Native Mobile Apps
Native Mobile Apps are applications that are made specifically for your smartphone or tablet; they have icons on your screen that allow for one-touch access. These apps normally are downloaded from their respective app stores, or come pre-installed on your device. Examples include the Facebook app, the Calendar app and Boopsie’s Native Mobile Apps for Libraries.
Mobile Responsive Websites
Mobile Responsive Websites are websites that are specifically coded to display and function properly on smaller devices, such as your tablets and smartphones. Boopsie.com is an example of a mobile responsive website—the webpage automatically detects the size of the viewing screen and adjusts its content to be displayed in the best manner. Another example comes from the Law Library of UC Irvine and the Ohio University Libraries.
Pros & Cons
Native Mobile Apps
• If you want to be able to access other device or platform specific features (e.g. the camera function or the map function), you can only do so through a Native Mobile App.
• Mobile Apps allow for more complex user-interface and design, which may not hold true across various platforms on mobile responsive websites.
• Personal data can be better secured through a Mobile App.
• Better performance than websites.
• Native Mobile Apps are more expensive to create.
• Mobile Apps can require multiple code bases in order to work across platforms.
• Apps need to be downloaded from the app store, which takes more effort than finding a website through a search engine.
Mobile Responsive Websites
• Mobile Responsive Websites can be cheaper to create.
• Since this is a website and not an app, you don’t have to wait for app store approval—which can take up to a week or longer for approval.
• Responsive websites are accessible across platforms.
• These websites can be easier to find since they are included in search engines.
• Since they constantly pull data from your smartphone or tablet’s data connection, mobile responsive websites are slower at delivering large amounts of data.
• They also have to display large amounts of CSS and html content “behind the scenes” so they will load slower.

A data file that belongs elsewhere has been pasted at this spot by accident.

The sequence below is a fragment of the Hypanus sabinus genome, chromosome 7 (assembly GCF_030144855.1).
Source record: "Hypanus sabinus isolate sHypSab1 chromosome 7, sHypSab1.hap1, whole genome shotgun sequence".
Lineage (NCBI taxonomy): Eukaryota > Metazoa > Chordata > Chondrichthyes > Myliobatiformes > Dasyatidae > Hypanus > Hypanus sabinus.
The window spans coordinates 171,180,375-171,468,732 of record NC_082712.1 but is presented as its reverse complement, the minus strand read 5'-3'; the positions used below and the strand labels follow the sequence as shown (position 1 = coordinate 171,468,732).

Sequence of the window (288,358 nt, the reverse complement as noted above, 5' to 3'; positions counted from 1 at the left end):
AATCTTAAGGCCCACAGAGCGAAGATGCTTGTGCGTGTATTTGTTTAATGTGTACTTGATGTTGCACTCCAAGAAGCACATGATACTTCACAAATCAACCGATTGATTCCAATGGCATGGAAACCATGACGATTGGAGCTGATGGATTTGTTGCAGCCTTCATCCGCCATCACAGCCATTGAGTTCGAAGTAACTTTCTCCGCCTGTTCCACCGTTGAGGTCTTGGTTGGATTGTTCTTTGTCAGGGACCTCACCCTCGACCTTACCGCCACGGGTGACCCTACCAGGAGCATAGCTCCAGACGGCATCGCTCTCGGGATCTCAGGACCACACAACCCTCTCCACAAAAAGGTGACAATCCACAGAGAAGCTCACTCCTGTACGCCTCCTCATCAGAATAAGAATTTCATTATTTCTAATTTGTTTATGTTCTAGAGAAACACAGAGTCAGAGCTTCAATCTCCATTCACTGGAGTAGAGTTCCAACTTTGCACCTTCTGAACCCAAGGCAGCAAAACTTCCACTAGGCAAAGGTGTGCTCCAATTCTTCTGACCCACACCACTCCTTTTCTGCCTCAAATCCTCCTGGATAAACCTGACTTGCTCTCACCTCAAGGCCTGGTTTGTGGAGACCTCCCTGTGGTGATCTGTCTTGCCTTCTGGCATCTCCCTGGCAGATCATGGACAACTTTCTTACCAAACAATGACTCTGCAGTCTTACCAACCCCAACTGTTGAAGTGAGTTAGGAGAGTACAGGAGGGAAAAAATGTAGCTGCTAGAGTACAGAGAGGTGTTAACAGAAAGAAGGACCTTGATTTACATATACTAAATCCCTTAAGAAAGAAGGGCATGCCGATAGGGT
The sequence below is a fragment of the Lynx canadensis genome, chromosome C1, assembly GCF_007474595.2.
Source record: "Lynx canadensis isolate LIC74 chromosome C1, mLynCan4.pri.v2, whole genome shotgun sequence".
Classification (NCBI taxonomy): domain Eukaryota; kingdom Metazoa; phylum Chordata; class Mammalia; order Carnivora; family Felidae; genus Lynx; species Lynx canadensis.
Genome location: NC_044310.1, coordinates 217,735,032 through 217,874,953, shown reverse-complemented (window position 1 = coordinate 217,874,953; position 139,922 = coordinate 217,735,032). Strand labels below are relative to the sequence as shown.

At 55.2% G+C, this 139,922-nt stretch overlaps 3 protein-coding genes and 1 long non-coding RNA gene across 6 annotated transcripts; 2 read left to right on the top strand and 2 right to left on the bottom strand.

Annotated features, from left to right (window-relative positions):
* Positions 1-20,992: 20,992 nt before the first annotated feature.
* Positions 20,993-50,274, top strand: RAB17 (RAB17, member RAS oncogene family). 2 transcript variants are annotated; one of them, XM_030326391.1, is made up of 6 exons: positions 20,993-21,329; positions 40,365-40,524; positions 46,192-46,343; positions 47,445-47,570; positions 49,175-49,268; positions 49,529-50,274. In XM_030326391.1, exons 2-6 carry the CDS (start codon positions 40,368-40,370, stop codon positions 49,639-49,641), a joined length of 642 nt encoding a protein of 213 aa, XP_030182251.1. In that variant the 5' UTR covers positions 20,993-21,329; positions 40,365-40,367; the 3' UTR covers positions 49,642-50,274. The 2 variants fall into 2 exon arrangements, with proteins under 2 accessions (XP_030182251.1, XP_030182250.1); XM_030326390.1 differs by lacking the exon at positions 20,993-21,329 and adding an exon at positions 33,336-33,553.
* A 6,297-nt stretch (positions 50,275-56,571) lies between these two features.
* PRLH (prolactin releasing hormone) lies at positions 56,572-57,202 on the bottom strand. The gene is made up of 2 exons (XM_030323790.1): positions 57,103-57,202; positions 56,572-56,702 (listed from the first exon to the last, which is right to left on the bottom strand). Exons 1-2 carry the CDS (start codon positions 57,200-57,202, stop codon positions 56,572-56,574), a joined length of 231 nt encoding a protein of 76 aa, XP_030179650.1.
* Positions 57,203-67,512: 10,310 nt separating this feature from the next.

Facebook and HTML5
“The biggest mistake we made was betting too much on HTML5 … but it wasn’t good enough. We realized the only way we could get there was to go native“. -Mark Zuckerberg, CEO, Facebook
HTML5 is a HyperText Markup Language—a “code language” that can be used when you create a website. HTML5 is, often, the tool that is used to create Mobile Responsive Websites.
In August 2012, Facebook announced the release of an update to their iOS and Android apps, creating a hybrid of a HTML5 website and a Native Mobile App. Jonathan Dann wrote that “[we] chose to use HTML5 because not only did it let us leverage much of the same code for iOS, Android, and the mobile web, but it also allowed us to iterate on experiences quickly by launching and testing new features without having to release new versions of our apps.” Unfortunately, as Mark Zuckerberg would eventually lament, Facebook bet too much on HTML5. The technology wasn’t developed enough at the time to truly handle the cross-platform performance.
Facebook eventually created Native Mobile Apps, but still uses HTML5 for their mobile websites.
What’s the Best Decision for Libraries?
The best option is Native Mobile Apps for Libraries. You probably think I say that because I work for a company that specializes in Native Mobile Apps; but that’s not the case.
There are several reasons why a Native Mobile App is the best decision for libraries:
• As previously discussed, Americans spend 80% of their mobile time in apps (that’s 2 hours and 7 minutes).
• Library catalogs can be massive in size; a Native Mobile App offers the best solution to handle the size of the information being displayed.
• Patron information is sensitive material; a Native Mobile App offers the best solution in regards to protecting the sensitivity of the information being displayed.
• Although mobile apps can be more expensive than creating mobile responsive websites, many libraries have been able to find grants and funding to help cover the costs associated with producing a mobile app.
• Native Mobile Apps are generally more aesthetically pleasing than mobile responsive websites, if they’re not built well. Look at UB Gent’s mobile responsive website as compared to their Native Mobile App.
Does it have to be Native Mobile Apps for Libraries OR Mobile Responsive Websites for Libraries?
Well, no. Native Mobile Apps and Mobile Responsive Websites are not mutually exclusive; however, a great website is responsive, but an app is still an app. Apps will bring repeat patrons more than a Mobile Responsive Website.
As James McQuarrie, a London-based UI consultant, explained, the concept of a Native Mobile App or a Mobile Responsive Website isn’t mutually exclusive. He suggests that companies should see it as varying levels of support. Companies should always have a responsive website, since users will use their browsers to initially find the companies. From there, the companies should see the creation of Native Mobile Apps as being the next level of support for their users.
Whenever possible, libraries should create both a mobile responsive website and a native mobile app.
Pros and cons were compiled through data pulled from Responsive Website, Native Apps or what? and Infographic: Mobile App vs. Responsive Website